So really he's just a bishop, but with a fabulous hat.

So really he’s just a bishop, but with a fabulous hat.

10. They did not decide on the canon of the Bible.

In fact, no council ever made that decision. The canon (or books accepted as the inspired word of God in the Bible) was actually already set by the end of the Second Century. During the actual time of the Apostles and just afterwards, it was just a known fact which manuscripts were the work of the Apostles and their disciples and which weren’t. A decision set in stone wasn’t needed. It would be like a council having to be called today to decide which writings belong to Thomas Jefferson and which belonged to Karl Marx. It’s just a no brainer. By the time of the Nicaean council in the Fourth Century, the Bible was long since a done deal. It is true that shortly after the council, Constantine commissioned some fifty complete Bibles (containing the OT and NT) to be scribed and bound for use in the major churches. These Bibles are widely believed to be the first bound books to contain all of Christian scripture.

Sources
Survey of European History (Tennessee Technological Univeristy c.2009)
Zondervan Handbook to the History of Christianity
History of Rome Podcast by Mike Duncan

 
 

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My Confession, My Joy


I confess that,

Jesus of Nazareth is the one and only living God of the universe. He is the beginning and the end. All things were made by Him and for Him. He is the logos, or the answer to everything. He is the great subject of all history and literature. He is the architect of all mathematics, physics, and sciences. We are the product of His endless imagination. He is the power that holds all existence together. He is before all things and is forevermore. His love is death defying. His power is unlimited. His reason is beyond understanding. His decisions cannot be contested. He is a consuming fire. He has no shadow of turning and he does not change. He is light and there is no darkness in Him.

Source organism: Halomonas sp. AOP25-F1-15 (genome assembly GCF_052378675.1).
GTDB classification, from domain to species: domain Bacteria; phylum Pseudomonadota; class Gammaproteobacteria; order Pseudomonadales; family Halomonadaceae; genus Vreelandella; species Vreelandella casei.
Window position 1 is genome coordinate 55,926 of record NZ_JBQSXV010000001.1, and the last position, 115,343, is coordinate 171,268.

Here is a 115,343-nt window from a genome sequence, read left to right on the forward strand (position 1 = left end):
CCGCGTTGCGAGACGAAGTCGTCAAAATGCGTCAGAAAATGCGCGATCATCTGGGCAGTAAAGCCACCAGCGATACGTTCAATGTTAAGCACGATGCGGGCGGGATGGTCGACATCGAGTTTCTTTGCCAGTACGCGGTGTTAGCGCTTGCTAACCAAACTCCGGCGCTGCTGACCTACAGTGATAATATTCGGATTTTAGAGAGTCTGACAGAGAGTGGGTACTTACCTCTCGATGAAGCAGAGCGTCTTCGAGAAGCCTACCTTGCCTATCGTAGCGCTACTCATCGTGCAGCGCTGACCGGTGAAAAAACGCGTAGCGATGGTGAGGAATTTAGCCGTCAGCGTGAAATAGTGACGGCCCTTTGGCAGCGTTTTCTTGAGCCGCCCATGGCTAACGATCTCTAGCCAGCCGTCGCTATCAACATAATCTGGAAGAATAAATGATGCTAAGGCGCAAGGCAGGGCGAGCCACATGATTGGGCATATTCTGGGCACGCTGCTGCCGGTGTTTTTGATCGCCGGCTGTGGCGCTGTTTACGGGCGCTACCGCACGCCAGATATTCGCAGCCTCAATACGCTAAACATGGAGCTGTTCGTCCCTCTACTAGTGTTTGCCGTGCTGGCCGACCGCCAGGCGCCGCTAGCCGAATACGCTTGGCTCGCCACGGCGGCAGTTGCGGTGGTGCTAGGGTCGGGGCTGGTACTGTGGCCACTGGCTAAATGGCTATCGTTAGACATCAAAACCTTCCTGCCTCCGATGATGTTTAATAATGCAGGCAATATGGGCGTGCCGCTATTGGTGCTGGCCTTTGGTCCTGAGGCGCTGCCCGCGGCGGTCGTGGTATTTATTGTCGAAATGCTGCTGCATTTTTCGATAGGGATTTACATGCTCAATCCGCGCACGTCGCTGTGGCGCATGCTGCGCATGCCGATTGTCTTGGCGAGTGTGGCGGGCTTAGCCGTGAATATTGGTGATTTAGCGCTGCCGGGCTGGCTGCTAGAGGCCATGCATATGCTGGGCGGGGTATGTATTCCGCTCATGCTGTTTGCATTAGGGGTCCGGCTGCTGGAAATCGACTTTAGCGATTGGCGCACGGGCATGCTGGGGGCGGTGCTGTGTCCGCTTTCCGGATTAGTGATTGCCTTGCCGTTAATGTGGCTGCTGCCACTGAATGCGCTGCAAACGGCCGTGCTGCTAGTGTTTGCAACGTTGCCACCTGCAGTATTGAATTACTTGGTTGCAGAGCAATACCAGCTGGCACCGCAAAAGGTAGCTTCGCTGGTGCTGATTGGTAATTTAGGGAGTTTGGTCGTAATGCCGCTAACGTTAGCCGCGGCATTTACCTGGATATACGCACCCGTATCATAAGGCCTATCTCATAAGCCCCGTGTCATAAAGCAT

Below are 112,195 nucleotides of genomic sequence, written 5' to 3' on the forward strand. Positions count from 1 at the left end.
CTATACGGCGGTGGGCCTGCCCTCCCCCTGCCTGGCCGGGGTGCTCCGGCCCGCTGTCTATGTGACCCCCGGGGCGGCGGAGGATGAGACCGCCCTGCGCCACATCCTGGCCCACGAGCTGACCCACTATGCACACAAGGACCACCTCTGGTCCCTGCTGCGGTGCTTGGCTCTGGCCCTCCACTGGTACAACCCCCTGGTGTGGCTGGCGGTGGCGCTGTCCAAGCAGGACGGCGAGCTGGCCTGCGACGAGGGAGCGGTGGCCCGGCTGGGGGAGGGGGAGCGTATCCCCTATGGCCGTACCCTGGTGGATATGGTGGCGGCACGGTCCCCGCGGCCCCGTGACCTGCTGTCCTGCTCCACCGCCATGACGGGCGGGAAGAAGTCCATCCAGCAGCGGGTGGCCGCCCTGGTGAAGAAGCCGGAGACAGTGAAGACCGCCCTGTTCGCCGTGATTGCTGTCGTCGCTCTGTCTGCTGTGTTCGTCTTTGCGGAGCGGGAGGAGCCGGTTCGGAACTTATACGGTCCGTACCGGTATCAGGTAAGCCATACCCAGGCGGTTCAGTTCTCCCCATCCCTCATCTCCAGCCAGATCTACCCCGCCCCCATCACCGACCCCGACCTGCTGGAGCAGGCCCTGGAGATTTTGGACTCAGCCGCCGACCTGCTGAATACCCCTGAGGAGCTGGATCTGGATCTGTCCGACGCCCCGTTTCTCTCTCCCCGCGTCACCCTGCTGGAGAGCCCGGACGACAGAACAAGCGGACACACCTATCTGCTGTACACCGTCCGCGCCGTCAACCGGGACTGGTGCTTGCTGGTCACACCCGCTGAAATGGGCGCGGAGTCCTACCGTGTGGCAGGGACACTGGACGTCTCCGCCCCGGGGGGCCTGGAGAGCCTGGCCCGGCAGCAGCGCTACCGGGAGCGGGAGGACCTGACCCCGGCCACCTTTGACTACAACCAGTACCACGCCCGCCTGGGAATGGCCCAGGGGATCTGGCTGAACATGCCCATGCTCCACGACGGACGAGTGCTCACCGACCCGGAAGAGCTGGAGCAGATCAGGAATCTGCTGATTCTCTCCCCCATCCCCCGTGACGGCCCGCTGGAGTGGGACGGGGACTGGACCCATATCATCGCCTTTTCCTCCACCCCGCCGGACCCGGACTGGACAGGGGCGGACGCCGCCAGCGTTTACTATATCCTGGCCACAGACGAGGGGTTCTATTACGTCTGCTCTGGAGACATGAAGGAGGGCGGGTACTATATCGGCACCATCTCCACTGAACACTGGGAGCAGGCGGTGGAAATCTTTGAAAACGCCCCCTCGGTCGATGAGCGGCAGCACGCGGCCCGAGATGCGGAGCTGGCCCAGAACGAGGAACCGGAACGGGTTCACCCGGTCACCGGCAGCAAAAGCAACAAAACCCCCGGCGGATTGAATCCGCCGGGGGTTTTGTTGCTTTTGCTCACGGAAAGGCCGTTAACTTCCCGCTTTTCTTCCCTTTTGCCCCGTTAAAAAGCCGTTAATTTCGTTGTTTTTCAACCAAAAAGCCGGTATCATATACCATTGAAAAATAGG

The collection of 66 works known as the Holy Bible is His inspired Word, given to holy men to write down as His Spirit guided them. His Word is useful for teaching, rebuking, correcting and training in righteousness so that the man of God is equipped totally for every good work. Heaven and earth will pass away, but His Word will not.
He came to live among us, but we rejected Him. He died because of us. He rose from death to save us. He lives and reigns today. All who call upon His name will be saved. All who reject Him will be destroyed in eternal fire.

My joy is,

This Jesus of Nazareth knows my name, and He loves me. He will raise me up on the last day.

Your fellow worker in that “new Jewish cult.”
<Jesus the Anointed is God’s Son and Savior. )<

 
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Posted by on October 3, 2014 in Christology

 

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The Special Tree

One-Tree-Hill-D-green-19839104-1280-1024Once upon a time there stood a tree planted in a great forest.
Day by day the tree stood in its place among its kin, its great boughs reaching for the heavens, its leaves swaying to the breeze.
“Perhaps I will stay here forever,” thought the tree, “swaying forever with my kin in this beautiful forest?”
And the tree was happy.

Many years it stood, until men had need of its lumber.
With axes they came and felled the tree to the ground.
“Men have come to shape and make me to their will!” thought the tree.
“I wonder what I will be made into?” pondered the tree.
“A great ship tall and proud, bearing men across the sea?”
“A strong house secure and warm, sheltering generations of families?”